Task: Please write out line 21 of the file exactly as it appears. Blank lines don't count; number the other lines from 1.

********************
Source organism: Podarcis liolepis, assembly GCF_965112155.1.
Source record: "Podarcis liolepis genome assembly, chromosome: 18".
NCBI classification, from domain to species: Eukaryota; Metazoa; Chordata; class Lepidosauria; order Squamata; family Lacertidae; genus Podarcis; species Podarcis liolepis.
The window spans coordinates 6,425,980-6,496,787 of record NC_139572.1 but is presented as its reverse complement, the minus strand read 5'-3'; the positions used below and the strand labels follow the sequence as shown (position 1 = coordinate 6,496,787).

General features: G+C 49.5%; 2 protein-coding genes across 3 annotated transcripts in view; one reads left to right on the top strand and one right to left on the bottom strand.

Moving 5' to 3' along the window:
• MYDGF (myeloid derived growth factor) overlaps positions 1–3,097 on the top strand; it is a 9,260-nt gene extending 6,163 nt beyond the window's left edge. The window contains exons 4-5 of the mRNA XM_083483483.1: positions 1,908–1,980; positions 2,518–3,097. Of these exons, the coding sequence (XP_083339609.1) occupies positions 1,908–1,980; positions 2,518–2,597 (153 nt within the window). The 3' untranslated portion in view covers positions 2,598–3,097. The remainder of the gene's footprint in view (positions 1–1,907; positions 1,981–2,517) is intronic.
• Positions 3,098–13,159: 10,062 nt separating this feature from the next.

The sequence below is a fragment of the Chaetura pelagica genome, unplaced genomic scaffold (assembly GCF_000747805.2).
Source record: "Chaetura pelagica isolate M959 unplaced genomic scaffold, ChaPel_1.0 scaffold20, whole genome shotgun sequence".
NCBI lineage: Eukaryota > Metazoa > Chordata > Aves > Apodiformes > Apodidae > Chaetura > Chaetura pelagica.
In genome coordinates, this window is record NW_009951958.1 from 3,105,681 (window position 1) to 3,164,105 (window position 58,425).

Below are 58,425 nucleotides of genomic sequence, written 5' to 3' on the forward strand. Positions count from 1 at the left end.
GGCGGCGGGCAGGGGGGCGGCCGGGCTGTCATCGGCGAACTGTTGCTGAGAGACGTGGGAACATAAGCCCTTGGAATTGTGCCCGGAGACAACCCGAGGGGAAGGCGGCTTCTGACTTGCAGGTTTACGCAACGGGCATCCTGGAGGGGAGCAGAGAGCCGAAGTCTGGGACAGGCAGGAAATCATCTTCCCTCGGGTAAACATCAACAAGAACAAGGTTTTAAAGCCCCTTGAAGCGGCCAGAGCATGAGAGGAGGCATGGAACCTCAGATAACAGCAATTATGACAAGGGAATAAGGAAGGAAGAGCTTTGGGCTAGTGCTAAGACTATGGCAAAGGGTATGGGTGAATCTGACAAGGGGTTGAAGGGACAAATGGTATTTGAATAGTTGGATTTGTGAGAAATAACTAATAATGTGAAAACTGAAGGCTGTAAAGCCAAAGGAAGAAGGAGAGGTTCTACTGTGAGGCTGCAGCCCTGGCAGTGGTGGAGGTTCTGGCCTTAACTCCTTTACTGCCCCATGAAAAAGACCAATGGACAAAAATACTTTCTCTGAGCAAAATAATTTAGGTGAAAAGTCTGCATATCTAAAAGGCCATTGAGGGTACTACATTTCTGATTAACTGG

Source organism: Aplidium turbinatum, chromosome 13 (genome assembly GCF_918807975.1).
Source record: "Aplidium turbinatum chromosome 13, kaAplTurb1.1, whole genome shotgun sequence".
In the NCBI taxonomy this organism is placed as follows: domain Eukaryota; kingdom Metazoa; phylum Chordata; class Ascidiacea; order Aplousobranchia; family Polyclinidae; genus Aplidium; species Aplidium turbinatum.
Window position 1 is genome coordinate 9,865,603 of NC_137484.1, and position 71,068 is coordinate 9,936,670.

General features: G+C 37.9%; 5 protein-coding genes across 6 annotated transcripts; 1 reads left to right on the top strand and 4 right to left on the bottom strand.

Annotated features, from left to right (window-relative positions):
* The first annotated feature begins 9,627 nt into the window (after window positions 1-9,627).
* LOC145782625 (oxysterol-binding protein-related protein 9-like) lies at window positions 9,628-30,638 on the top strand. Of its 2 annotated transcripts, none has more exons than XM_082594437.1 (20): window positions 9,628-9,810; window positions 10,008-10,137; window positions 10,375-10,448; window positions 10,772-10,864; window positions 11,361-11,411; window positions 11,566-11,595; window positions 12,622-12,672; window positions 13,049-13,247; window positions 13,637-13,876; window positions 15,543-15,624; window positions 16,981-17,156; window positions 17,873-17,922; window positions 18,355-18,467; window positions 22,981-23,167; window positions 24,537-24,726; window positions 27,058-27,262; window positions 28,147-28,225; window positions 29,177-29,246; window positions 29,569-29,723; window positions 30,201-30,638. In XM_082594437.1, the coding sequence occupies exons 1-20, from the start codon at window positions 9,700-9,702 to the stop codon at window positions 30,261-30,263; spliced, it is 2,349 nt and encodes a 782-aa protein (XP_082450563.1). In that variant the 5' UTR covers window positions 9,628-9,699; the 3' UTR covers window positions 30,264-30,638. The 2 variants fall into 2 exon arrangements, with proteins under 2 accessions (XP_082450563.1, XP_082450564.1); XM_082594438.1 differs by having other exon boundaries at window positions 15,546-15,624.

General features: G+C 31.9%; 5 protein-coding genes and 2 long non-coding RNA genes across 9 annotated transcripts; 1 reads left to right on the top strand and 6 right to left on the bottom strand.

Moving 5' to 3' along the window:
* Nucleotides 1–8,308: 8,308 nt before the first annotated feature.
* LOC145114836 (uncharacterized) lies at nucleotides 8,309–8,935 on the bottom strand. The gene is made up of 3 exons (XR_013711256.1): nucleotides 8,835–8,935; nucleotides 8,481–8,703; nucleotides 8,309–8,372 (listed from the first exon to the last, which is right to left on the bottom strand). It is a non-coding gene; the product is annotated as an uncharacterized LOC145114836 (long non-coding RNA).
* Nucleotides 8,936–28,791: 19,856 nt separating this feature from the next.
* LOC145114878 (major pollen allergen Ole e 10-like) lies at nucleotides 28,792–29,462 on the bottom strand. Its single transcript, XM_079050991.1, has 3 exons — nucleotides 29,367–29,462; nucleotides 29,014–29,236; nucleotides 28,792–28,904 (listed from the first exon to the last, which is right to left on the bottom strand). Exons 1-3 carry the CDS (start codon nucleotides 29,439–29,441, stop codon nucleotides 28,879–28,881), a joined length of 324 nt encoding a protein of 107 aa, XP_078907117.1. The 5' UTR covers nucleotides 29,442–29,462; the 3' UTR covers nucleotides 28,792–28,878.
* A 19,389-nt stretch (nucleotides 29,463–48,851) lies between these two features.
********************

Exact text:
* The first annotated feature begins 9,627 nt into the window (after window positions 1-9,627).